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GMAT FORMAT IS CHANGING APRIL 16, 2018 - it will be 30 minutes shorter

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Re: GMAT FORMAT IS CHANGING APRIL 16, 2018 - it will be 30 minutes shorter  [#permalink]

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New post 06 Apr 2018, 09:21
Should those of us who have taken the GMAT already but plan to apply next year be concerned?

It seems like the GMAT has become easier. Does that water down my score considering that when I apply next year most of my competition will have taken the updated (easier) GMAT?

I took the GMAT a year early because I had a bit of a lull in my work schedule. Now that seems like a big disadvantage.
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Re: GMAT FORMAT IS CHANGING APRIL 16, 2018 - it will be 30 minutes shorter  [#permalink]

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New post 07 Apr 2018, 00:06
2020Hopeful wrote:
Should those of us who have taken the GMAT already but plan to apply next year be concerned?

It seems like the GMAT has become easier. Does that water down my score considering that when I apply next year most of my competition will have taken the updated (easier) GMAT?

I took the GMAT a year early because I had a bit of a lull in my work schedule. Now that seems like a big disadvantage.


Did you read through the discussion and latest update on the RC's & number of SC's?
1. The test has become shorter, which does not mean it has become easier due to removal of 6 questions in quant and 5 in verbal.
2. The re-calibration of the Verbal section will most likely result into lower Verbal scores, as it will require many to scramble on the RC section
3. You can take the GMAT now - nothing is stopping you from doing it, but your Verbal score will likely be lower, even though GMAC does not seem to think that the test difficulty remained the same.
4. The consensus here is that the Verbal section has become harder.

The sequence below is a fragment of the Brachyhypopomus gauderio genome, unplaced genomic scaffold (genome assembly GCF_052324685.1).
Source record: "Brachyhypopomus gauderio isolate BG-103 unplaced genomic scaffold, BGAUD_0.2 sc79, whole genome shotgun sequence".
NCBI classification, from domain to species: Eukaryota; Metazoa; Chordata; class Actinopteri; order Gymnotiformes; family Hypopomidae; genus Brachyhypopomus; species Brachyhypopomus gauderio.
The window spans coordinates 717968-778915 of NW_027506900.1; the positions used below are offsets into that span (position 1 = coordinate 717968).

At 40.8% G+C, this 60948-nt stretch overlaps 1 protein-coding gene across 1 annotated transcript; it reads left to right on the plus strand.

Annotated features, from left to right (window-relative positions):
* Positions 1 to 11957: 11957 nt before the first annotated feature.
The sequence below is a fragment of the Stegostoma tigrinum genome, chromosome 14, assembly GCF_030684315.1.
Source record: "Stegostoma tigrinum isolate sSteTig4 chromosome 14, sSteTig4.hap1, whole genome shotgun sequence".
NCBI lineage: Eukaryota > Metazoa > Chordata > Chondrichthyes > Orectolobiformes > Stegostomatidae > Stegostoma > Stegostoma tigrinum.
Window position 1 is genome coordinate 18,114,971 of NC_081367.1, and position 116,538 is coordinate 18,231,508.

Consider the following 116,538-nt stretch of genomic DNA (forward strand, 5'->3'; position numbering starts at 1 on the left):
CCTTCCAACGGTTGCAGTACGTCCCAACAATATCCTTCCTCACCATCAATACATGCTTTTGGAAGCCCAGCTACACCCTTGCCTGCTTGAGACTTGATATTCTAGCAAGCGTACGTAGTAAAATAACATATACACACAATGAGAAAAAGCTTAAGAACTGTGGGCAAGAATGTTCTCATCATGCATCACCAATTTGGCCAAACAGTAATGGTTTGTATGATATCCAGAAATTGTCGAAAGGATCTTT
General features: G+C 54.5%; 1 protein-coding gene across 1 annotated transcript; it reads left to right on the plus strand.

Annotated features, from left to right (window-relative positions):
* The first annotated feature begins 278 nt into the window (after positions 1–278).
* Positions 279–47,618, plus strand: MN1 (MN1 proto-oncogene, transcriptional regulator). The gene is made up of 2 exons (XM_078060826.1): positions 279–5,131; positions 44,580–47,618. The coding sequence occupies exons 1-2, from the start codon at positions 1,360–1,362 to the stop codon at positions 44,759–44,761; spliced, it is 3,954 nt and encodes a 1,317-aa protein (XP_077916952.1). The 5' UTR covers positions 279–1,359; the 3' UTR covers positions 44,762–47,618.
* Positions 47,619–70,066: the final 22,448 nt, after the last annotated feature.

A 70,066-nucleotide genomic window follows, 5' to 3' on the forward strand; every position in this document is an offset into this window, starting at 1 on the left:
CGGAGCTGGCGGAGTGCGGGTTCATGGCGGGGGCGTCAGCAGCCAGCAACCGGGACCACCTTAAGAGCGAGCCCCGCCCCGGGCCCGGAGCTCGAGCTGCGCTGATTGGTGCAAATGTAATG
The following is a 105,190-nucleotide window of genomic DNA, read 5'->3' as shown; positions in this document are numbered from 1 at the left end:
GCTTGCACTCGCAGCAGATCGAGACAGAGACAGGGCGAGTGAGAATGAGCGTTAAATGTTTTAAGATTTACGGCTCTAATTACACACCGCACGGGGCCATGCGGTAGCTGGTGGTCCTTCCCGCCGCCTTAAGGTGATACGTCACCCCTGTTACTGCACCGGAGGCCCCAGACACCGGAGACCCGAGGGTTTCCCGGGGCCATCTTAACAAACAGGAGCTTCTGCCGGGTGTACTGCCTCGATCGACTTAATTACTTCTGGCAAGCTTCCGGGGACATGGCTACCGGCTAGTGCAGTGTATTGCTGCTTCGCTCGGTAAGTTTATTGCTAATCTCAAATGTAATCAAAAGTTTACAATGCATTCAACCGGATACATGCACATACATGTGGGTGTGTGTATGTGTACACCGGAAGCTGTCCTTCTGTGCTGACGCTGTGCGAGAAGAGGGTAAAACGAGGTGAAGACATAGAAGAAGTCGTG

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Re: GMAT FORMAT IS CHANGING APRIL 16, 2018 - it will be 30 minutes shorter  [#permalink]

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AjiteshArun wrote:
2020Hopeful wrote:
Should those of us who have taken the GMAT already but plan to apply next year be concerned?

It seems like the GMAT has become easier. Does that water down my score considering that when I apply next year most of my competition will have taken the updated (easier) GMAT?

I took the GMAT a year early because I had a bit of a lull in my work schedule. Now that seems like a big disadvantage.
This question was raised. Their response was that they don't expect this change to impact scoring, so there is no need to view old/new scores differently.

I think what we sometimes forget is that the GMAT 200-800 composite score is a reflection of your RELATIVE PERCENTILE scores on the Quant and Verbal sections of the test (percent of test-takers who you outperformed during that particular 3-year period), not your ABSOLUTE PERCENTILE scores (your actual performance on the test, including percent correct, question difficulty level, and scoring algorithm management).

Confused? Think of your ABSOLUTE PERCENTILE as the percent of questions you answer correctly, and your RELATIVE PERCENTILE as the percent of students who you outperform.

On an easier test, you might earn a high ABSOLUTE PERCENTILE, but still earn a low RELATIVE PERCENTILE due to the unchallenging nature of the test. ("scaled down")
Conversely, on a harder test, you might earn a low ABSOLUTE PERCENTILE, but still earn a high RELATIVE percentile due to the challenging nature of the test. ("scaled up")

In other words, even if the GMAT does get objectively easier as a result of a shortened test with fewer experimentals, it should not get relatively easier: composite scores and percentiles should stay stable, though section scores, which unlike the composite score are absolute scores, may indeed rise. We have seen that to be the case over the last 10-20 years, when composite percentiles have stayed mostly the same (the only real change at the top end is that a 750 used to be 99%) while section percentiles have lowered drastically, on Quant in particular. (See examples below of Quant percentiles from 2000 and 2017, as well as composite percentiles from 2000 and 2017.)

That being said, since the GMAC's numbers take into account the last 3 years of test-taker information, there might indeed be a short window of time where one can take advantage of a slightly easier GMAT that the GMAC's curve hasn't yet compensated for (if it is in fact any easier), since the data is averaged out over the last 1,000 or so days, and the percentiles are only calculated once annually in July.